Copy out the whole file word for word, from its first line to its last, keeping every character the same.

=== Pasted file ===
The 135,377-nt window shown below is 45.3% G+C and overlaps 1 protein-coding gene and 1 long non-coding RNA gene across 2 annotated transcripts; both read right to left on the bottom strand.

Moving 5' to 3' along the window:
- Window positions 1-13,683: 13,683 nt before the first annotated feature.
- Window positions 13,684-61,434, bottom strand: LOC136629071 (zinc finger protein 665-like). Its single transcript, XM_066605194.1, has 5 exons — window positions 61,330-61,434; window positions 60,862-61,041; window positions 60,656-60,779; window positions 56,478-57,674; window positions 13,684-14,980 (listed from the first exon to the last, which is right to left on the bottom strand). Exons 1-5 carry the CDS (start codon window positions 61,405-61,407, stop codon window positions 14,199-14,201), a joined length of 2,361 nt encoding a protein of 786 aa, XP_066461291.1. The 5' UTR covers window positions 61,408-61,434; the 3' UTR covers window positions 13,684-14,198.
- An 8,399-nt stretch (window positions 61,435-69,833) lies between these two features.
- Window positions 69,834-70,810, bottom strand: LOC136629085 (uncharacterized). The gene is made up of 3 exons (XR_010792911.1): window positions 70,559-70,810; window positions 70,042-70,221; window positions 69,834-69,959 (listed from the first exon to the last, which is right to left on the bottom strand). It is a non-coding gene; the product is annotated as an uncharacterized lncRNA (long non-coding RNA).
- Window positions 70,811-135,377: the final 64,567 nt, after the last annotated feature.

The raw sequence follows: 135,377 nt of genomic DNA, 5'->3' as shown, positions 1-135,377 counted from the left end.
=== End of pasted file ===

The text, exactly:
The 135,377-nt window shown below is 45.3% G+C and overlaps 1 protein-coding gene and 1 long non-coding RNA gene across 2 annotated transcripts; both read right to left on the bottom strand.

Moving 5' to 3' along the window:
- Window positions 1-13,683: 13,683 nt before the first annotated feature.
- Window positions 13,684-61,434, bottom strand: LOC136629071 (zinc finger protein 665-like). Its single transcript, XM_066605194.1, has 5 exons — window positions 61,330-61,434; window positions 60,862-61,041; window positions 60,656-60,779; window positions 56,478-57,674; window positions 13,684-14,980 (listed from the first exon to the last, which is right to left on the bottom strand). Exons 1-5 carry the CDS (start codon window positions 61,405-61,407, stop codon window positions 14,199-14,201), a joined length of 2,361 nt encoding a protein of 786 aa, XP_066461291.1. The 5' UTR covers window positions 61,408-61,434; the 3' UTR covers window positions 13,684-14,198.
- An 8,399-nt stretch (window positions 61,435-69,833) lies between these two features.
- Window positions 69,834-70,810, bottom strand: LOC136629085 (uncharacterized). The gene is made up of 3 exons (XR_010792911.1): window positions 70,559-70,810; window positions 70,042-70,221; window positions 69,834-69,959 (listed from the first exon to the last, which is right to left on the bottom strand). It is a non-coding gene; the product is annotated as an uncharacterized lncRNA (long non-coding RNA).
- Window positions 70,811-135,377: the final 64,567 nt, after the last annotated feature.

The raw sequence follows: 135,377 nt of genomic DNA, 5'->3' as shown, positions 1-135,377 counted from the left end.